OPINION: More Maimane, less 'Obama of Soweto'
Everybody wants to talk to Mmusi Maimane. The newly elected Democratic Alliance (DA) leader is riding the crest of the wave, featuring on international television news networks, laying on the charm on local radio stations and holding a Twitter town hall interaction so his followers can #AskMmusi whatever they would like to know about him. Meanwhile, the DA has also achieved victory in its court challenge against police removing MPs from Parliament during the State of the Nation Address. Will the DA keep doing what it does best or is there a new script coming for Maimane's party?
"Can a young, new opposition leader change South Africa?" CNN chief international correspondent Christiane Amanpour tweeted on Tuesday evening to flag her interview with South Africa's new political luminary, Mmusi Maimane. It is the question everybody wants to know but it will not be answered for a few years yet.
- Christiane Amanpour (@camanpour) May 12, 2015
Amanpour's actual interview, in which she enthralled her substantial worldwide audience by calling Maimane the "Obama of Soweto", was almost a movie trailer take on South African politics. The dynamic young preacher man with a white wife is about to "put the old guard on notice", while another "rabble-rouser" with mass appeal could steal his dream away. The storyline could, perhaps, make an excellent movie script but is far from the reality.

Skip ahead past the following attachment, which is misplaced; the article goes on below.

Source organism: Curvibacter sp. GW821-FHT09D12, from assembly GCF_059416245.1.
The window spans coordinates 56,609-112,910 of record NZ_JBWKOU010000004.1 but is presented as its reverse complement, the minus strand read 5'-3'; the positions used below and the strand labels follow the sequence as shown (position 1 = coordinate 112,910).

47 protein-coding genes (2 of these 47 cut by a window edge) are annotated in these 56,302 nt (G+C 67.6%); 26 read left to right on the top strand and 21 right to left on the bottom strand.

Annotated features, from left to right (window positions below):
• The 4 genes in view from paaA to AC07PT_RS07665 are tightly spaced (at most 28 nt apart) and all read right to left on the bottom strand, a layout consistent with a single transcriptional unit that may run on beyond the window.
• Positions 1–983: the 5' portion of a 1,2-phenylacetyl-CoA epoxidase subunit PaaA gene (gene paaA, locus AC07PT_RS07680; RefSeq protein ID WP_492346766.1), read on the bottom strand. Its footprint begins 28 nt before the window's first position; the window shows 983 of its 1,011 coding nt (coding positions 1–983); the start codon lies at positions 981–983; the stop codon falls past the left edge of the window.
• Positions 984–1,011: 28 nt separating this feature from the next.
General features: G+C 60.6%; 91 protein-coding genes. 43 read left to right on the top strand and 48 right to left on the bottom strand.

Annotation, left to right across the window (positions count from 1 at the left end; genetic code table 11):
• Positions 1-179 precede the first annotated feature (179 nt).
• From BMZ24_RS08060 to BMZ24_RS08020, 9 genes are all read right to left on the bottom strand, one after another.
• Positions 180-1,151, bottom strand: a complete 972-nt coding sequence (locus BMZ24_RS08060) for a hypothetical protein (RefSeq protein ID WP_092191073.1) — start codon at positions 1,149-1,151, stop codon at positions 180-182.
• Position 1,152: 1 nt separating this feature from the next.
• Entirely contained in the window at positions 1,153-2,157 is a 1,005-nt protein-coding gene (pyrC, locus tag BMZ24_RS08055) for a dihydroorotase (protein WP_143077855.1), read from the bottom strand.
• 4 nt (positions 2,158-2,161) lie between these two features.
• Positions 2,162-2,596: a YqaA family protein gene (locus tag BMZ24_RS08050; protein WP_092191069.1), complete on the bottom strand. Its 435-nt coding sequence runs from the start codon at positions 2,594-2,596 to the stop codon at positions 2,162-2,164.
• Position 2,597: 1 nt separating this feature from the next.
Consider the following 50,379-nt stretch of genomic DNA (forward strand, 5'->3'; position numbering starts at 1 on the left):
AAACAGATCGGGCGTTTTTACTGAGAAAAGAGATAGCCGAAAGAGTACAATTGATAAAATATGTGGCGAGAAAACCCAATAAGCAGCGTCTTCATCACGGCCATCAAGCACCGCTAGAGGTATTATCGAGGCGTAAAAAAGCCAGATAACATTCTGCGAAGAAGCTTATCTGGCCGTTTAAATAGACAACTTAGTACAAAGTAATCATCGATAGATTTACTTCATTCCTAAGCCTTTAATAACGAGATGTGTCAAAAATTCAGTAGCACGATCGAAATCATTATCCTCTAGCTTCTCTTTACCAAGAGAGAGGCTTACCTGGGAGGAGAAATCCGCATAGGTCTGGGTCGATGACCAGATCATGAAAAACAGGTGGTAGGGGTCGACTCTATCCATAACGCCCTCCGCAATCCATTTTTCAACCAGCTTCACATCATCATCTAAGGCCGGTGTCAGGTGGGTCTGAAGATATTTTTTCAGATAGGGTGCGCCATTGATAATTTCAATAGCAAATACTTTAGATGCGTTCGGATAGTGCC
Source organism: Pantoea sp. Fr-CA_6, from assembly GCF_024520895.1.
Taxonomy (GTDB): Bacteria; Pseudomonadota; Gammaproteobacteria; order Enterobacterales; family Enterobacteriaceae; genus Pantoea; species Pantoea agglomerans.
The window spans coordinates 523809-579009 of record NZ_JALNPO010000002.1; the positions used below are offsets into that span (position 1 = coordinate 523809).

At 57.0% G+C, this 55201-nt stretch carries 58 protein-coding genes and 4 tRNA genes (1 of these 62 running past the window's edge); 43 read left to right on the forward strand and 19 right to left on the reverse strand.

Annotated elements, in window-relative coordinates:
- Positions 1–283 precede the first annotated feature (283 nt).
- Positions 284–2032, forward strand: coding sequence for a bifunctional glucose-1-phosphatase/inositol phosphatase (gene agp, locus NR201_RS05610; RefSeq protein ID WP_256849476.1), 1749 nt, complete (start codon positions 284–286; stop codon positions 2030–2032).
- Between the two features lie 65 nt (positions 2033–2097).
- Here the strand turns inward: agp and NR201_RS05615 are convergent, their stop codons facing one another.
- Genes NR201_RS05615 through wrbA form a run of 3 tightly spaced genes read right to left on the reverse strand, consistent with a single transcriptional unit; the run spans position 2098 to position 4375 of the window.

The 'old-guard' might be two generations too old but the ANC still commands 62% of the electorate. And the 'rabble-rouser' Julius Malema's agenda really has little to do with Maimane and his still-to-be-determined game plan. The DA says it will be releasing a 'vision' document in a few weeks, which will set out the policy and programmes of the party. So the publicity wave Maimane is riding now cannot yet provide the nuts and bolts of the party agenda until the script is determined.